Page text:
|n article in Industry Week describes a simualtion in which students learn to improve work-flow efficiency in manufacturing. But I suspect this is not a simulation at all, just an old-fashioned hands-on try-out of techniques.
According to the article, the simulation, developed by Time Wise Management Systems, goes like this: “Just like any other manufacturing environment, the students have sales, shipping, production and quality control departments. But in this industrial setting the initial setup is purposefully confusing. Students are asked to come up with their own solutions to improve process flow without reducing the workforce…It helps them understand through properly placing workers that they can improve production, Mahoney says. We teach them how its the process that makes it confusing, not the people, and if you improve the process and train the people properly, you can produce more.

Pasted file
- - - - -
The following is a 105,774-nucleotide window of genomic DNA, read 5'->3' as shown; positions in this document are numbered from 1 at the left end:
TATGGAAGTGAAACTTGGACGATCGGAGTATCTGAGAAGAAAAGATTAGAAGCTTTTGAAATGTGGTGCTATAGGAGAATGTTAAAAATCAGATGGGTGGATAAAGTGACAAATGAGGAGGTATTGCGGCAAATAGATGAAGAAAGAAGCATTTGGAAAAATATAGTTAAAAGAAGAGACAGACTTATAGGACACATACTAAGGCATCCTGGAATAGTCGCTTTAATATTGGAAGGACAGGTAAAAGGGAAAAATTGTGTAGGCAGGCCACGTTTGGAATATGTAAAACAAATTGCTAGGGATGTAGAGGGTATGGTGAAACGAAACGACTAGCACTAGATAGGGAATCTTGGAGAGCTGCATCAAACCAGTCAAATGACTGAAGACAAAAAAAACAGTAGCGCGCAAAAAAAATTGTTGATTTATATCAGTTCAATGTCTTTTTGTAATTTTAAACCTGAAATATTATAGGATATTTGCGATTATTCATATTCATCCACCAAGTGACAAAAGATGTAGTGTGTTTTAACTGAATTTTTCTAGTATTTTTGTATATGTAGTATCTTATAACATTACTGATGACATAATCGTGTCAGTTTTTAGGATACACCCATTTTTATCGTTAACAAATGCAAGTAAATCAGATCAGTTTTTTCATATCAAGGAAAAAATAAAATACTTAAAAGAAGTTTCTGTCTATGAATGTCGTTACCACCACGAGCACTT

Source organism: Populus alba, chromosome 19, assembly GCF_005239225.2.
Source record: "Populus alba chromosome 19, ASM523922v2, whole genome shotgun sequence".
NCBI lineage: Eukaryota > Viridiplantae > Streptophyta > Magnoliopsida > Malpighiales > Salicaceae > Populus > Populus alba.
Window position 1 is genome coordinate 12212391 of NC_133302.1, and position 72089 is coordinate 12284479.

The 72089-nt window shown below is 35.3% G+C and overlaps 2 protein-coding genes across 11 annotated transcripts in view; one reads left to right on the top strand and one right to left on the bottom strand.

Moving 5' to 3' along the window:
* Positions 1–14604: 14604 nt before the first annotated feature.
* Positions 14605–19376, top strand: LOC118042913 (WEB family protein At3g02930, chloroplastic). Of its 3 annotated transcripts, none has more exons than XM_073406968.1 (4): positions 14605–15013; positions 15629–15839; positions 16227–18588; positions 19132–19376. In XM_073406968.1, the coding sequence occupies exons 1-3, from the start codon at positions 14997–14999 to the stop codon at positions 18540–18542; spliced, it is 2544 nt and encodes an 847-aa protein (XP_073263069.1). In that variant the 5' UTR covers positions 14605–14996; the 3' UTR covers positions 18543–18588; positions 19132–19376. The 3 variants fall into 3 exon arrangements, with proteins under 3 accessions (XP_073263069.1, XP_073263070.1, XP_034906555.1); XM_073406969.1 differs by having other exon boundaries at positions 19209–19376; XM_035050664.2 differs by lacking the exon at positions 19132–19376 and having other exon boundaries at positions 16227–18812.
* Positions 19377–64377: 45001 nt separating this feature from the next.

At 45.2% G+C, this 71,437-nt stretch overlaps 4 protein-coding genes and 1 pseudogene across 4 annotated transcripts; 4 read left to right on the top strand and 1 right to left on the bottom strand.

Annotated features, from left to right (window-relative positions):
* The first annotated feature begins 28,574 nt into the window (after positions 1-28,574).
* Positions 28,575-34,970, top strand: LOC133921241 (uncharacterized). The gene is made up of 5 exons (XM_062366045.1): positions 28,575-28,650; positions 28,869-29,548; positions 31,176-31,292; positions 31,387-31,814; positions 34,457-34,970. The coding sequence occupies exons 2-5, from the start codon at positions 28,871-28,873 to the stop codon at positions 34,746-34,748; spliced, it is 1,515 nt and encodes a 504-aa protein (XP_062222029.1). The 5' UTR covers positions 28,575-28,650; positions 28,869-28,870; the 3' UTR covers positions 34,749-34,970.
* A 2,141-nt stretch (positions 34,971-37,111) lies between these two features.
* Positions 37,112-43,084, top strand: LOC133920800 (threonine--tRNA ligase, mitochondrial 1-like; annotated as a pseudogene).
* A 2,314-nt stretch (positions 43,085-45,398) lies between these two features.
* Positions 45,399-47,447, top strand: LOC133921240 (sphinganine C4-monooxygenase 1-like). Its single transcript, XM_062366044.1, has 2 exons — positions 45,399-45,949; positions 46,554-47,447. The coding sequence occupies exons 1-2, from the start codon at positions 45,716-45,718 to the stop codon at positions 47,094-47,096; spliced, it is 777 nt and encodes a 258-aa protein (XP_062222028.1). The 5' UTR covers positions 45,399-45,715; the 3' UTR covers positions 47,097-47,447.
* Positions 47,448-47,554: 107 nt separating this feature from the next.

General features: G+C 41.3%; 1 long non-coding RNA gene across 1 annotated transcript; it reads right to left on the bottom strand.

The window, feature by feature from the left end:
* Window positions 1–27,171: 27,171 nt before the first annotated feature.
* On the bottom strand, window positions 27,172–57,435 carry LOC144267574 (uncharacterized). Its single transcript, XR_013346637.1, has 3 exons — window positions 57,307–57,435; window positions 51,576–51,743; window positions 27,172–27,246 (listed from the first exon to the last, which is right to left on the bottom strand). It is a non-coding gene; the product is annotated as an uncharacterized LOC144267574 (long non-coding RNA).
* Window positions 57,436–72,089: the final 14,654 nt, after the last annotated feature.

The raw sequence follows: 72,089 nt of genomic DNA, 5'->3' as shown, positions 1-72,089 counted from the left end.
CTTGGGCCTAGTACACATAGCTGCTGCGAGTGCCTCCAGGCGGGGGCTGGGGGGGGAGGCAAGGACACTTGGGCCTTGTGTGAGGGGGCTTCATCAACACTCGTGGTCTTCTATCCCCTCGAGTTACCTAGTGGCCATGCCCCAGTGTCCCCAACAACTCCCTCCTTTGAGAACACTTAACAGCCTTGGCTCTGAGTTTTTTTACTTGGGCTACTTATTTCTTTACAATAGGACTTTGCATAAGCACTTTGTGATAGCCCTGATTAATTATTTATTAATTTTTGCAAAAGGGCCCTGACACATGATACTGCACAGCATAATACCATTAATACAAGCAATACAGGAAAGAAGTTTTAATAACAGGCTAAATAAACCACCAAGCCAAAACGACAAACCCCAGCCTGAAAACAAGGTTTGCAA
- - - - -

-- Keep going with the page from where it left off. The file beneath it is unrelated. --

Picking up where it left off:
The simulation is conducted in a group of 15 to 20 people with each person assigned a different role, such as assembler or production supervisor. Each round takes approximately 15 minutes and corresponds to a work shift. As the students progress, theyre expected to increase the number of clocks they produce by applying lean principles. ”
In other words you ask them to produce clocks, they (presumably) really do produce clocks, and then they re-organise themselves so they can produce even more clocks. It might be a simulation if they just pretended to produce clocks!
Id like to tell you more but Time Wises own website has a Flash screen which takes so long to load that I hadnt the time to wait. Oddly, it shows a lot of gear wheels, which dont mesh, and which, despite being of different sizes, all go round at the same speed. Not a good simulation there, or a good metaphor for industrial timing!
Theres nothing wrong with learning by doing, in fact it makes more sense than many a simulation. But I do wish people wouldnt misuse the word simulation, just because it sounds more hi-tech.